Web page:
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Started by Verdigris on Apr 10, 2020 11:02:30 PM
Corona bread thread

With all the time, many of us have, to play-dough, I thought a separate bread making thread would be useful for swapping tips and recipes, reporting triumphs and disasters, and generally wasting time, in the time-honoured JtT way.

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Ginmonkey - 10 Apr 2020 23:06:01 (#1 of 777)

Just taken my first sourdough out of the oven. It looks ok. Tomorrow will tell.

Verdigris - 10 Apr 2020 23:10:43 (#2 of 777)

I've gone down the sourdough route, owing to lack of yeast in shops and having various, 4 years out of date, bags of flour, from when I last was firing up the Bifinett.

Made my first loaf last night. It was quite edible, considering I hadn't let the starter feed for the full 12 hours since the postie handed it over, the flour being stale and me making up a recipe based on reading what I could find on bread machine sourdough (not all that much).

Immediately re-fed the starter but gave it 18 hours to fizz. Smelled much sourer. Made what I hoped would be a hassle-saving modification to the recipe. Got a more symmetrical loaf but it looks, and feels, a bit puddingy. I'll see how it tastes tomorrow.

Yersinia - 10 Apr 2020 23:16:39 (#3 of 777)

Today's loaf was a no-knead boule made of Dove's Malthouse flour. I made double the dough I needed, the other half went in the fridge, and I have added some chopped lightly toasted walnuts that I had tossed in a little sesame oil and honey.

I will be baking it tomorrow.

Ginmonkey - 10 Apr 2020 23:18:45 (#4 of 777)

My starter was made last week, it has taken a good 8 days to get nice and lively.

I need to rehome it to the fridge tomorrow.

JohnIlly - 10 Apr 2020 23:20:22 (#5 of 777)

Except for wholemeal, flour keeps for a long time.

moto748 - 10 Apr 2020 23:25:21 (#6 of 777)

But not forever, hence sieving. I still have yeast, so am making ordinary bread, but have started a SD starter as mentioned on t'other thread.

Verdigris - 10 Apr 2020 23:25:40 (#7 of 777)

My starter was made last week, it has taken a good 8 days to get nice and lively.



I thought about making my own but in the end bought a live starter off the interwebz. I thought £13-odd a bit steep but I was fortunate that it coincided with an Amazon £10 vulture, so bargain! It has an impeccable pedigree; a San Francisco strain via the Lake District, organic, rye flour fed and with a hygiene report.

It certainly sprang into action when I fed it, even though the best before date on the flour was 2016.

JohnIlly - 10 Apr 2020 23:26:31 (#8 of 777)

But not forever, hence sieving.

That will find the mites.

moto748 - 10 Apr 2020 23:29:29 (#9 of 777)

Indeed.

Verdigris - 10 Apr 2020 23:30:34 (#10 of 777)

Except for wholemeal, flour keeps for a long time.



I was surprised to find that none of my flour, white, wholemeal and rye, was rancid, even though they were all 4 years after best before. The white and wholemeal I've used were even open, although I'd sealed them up in a plastic bag, as well.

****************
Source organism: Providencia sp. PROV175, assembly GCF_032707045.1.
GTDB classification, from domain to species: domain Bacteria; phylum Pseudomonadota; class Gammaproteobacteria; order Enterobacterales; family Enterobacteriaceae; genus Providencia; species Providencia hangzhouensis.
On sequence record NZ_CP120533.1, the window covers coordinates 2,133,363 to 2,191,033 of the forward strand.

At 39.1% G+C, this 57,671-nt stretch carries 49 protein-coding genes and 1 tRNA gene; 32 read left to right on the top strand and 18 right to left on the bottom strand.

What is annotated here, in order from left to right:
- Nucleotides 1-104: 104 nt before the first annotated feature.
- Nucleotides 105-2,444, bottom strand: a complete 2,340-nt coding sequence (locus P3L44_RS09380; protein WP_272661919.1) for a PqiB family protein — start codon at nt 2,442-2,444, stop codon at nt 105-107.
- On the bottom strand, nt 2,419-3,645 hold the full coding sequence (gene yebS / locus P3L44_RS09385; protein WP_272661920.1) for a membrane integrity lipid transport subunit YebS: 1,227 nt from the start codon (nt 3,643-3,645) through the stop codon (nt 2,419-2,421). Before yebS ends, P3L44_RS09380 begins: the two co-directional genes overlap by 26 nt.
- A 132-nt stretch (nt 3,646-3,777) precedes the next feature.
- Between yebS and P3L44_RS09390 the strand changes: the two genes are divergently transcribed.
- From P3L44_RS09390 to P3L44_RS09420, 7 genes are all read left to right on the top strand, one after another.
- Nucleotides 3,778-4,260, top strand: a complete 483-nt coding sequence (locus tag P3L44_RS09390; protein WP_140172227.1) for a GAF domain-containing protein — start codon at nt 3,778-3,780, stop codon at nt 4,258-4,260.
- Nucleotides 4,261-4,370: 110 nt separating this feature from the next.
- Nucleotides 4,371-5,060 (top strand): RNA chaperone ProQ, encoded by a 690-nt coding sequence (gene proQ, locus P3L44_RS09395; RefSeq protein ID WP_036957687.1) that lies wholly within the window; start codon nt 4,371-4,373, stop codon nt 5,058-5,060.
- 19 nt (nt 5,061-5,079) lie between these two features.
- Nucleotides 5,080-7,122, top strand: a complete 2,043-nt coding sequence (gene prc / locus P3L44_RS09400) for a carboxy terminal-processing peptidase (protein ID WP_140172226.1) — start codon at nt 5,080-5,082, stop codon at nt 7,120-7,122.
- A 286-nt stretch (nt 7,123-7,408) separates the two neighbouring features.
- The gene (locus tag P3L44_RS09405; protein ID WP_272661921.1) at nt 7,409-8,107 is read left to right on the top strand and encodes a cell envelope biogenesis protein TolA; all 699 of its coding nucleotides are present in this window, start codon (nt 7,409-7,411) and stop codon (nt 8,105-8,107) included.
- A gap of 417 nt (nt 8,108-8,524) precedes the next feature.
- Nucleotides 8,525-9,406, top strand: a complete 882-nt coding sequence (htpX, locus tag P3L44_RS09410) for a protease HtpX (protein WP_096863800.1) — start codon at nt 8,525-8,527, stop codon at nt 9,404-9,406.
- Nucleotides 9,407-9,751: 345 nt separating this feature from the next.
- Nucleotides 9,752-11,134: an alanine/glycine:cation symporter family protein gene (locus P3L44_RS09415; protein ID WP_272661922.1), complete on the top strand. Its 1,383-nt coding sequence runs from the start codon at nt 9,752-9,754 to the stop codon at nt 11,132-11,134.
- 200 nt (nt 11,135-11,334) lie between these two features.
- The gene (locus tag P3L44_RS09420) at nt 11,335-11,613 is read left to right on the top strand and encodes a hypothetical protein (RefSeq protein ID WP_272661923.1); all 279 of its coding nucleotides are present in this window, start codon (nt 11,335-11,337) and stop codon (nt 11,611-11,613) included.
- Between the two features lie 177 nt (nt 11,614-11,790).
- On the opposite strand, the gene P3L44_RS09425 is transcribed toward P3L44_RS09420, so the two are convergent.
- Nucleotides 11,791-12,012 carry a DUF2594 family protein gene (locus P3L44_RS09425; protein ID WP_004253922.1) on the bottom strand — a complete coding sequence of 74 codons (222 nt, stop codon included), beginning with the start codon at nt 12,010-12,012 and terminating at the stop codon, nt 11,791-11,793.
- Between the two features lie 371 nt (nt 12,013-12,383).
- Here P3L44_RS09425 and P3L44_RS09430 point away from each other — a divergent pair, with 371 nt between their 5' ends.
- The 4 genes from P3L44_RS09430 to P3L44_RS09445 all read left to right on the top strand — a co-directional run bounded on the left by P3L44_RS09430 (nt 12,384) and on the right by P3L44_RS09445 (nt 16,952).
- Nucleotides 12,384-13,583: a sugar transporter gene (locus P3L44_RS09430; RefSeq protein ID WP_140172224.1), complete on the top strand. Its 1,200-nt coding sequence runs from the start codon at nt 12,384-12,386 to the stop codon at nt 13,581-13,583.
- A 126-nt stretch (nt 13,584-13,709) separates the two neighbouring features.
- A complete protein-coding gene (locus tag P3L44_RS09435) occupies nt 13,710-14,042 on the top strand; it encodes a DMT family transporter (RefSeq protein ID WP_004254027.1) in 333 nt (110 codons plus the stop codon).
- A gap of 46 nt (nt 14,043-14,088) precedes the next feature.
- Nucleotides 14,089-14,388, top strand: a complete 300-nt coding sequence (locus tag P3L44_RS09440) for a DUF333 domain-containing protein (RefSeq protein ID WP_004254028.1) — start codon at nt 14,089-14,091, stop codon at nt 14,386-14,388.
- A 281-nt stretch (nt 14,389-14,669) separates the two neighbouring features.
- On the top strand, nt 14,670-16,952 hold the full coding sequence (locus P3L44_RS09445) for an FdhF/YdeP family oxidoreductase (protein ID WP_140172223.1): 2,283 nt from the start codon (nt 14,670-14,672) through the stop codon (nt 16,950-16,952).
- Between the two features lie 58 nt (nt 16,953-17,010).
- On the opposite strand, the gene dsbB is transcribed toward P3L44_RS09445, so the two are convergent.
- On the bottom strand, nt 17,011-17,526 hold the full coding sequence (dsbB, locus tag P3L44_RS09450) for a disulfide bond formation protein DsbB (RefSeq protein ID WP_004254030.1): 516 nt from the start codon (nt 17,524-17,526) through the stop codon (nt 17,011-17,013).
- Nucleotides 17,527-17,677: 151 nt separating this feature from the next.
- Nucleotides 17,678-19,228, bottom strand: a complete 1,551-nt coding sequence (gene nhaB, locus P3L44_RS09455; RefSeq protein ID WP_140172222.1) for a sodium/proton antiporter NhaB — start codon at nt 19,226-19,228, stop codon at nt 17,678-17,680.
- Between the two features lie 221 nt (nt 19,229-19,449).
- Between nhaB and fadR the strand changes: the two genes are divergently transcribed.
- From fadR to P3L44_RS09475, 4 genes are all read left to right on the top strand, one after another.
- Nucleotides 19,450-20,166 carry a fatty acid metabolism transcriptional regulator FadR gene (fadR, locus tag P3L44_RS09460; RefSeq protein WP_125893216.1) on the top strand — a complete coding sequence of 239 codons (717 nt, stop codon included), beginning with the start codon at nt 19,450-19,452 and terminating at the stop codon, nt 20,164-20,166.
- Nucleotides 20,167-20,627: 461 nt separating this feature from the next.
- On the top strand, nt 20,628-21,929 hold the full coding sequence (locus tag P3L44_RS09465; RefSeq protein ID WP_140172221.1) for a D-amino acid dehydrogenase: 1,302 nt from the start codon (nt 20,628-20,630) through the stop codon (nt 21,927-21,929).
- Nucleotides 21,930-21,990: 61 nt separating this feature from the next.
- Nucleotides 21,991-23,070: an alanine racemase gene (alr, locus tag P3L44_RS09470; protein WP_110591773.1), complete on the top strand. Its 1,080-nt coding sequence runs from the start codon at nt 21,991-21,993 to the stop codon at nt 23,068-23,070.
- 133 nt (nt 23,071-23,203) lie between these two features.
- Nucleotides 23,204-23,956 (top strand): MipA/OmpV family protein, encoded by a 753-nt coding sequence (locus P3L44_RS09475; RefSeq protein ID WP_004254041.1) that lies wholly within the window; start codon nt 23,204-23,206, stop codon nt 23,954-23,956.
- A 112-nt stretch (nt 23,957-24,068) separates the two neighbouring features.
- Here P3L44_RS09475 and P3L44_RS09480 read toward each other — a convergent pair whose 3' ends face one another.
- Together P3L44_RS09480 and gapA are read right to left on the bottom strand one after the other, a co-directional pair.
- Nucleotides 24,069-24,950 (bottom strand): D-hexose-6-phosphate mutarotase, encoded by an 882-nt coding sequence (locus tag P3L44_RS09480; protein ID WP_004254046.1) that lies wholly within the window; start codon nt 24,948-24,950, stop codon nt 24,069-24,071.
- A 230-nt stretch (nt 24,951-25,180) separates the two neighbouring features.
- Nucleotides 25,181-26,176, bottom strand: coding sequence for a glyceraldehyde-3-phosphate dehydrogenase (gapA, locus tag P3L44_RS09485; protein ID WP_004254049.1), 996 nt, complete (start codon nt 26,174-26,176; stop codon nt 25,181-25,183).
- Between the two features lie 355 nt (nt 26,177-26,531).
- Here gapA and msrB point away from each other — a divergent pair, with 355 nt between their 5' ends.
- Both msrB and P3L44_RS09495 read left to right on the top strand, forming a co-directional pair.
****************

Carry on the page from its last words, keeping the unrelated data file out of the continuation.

The flours are a bit "packed" but I just measure them all into a bowl and mix and fluff them up with a balloon whisk.

JohnIlly - 10 Apr 2020 23:36:46 (#11 of 777)

It's the residual oil in wholemeal which can go rancid.

Verdigris - 10 Apr 2020 23:37:26 (#12 of 777)

It's the residual oil in wholemeal which can go rancid.



I know. Mine passes the sniff and the taste test.

CarlosFandango - 10 Apr 2020 23:38:54 (#13 of 777)

About 3, maybe 4 years ago I took big bags of Chapatti atta to 'my' remote mountain hideaway. A brown and a white. They've been kept in pretty well-sealed opaque containers, which are really sold for brining and keeping olives. It has kept astonishingly well, and actually smells kind of fresh and inviting when you open it.

That's my flour in a container story.

JohnIlly - 10 Apr 2020 23:40:03 (#14 of 777)

I suppose that keeping it in a cool place helps.

Verdigris - 10 Apr 2020 23:41:26 (#15 of 777)

I think my flour has been helped by being in a low cupboard in an unheated kitchen, so little temperature variation.

hailesaladdie - 10 Apr 2020 23:46:18 (#16 of 777)

Sadly lost my sourdough culture a couple of years ago, due to an extended holiday, and haven't revived another one since. Yeast stocks remain good, though (and I don't think I could get the timing of a sourdough right with a 3yo to entertain). My favourite recipe, though, was always the pain de campagne, substituting about 5-10% of the flour with rye flour.

I do enjoy using pre-ferments, though.

ishyomah - 11 Apr 2020 08:01:10 (#17 of 777)

(subscribes)

All this sourdough discussion is very interesting. I've never tried it before.

Tricyrtis - 11 Apr 2020 08:08:05 (#18 of 777)

Good thread.

I made a sourdough starter about five years ago and it's still going nicely. Every so often I freeze some, just in case.

It was this guy I got started with:

http://www.kvalifood.com/page/make-a-sourdough-starter/uuid/f17970f6-4f7c-11e6-a4d2-c1cf869f637e

I'd been looking for simple instructions but kept seeing vids where people went on and on about how passionate they were about bread and I'm thinking 'Just give me the fucking instructions!'. Then I came across Max Rasmussen who does just that. He's got some great recipes.

Ginmonkey - 11 Apr 2020 08:33:06 (#19 of 777)

So last night's loaf is pretty tasty.

I think the next one could do with a slightly longer prove and a bit more salt.

Ginmonkey - 11 Apr 2020 08:35:59 (#20 of 777)

Also has anyone tried sourdough with granary flour? My white flour stocks are depleting.

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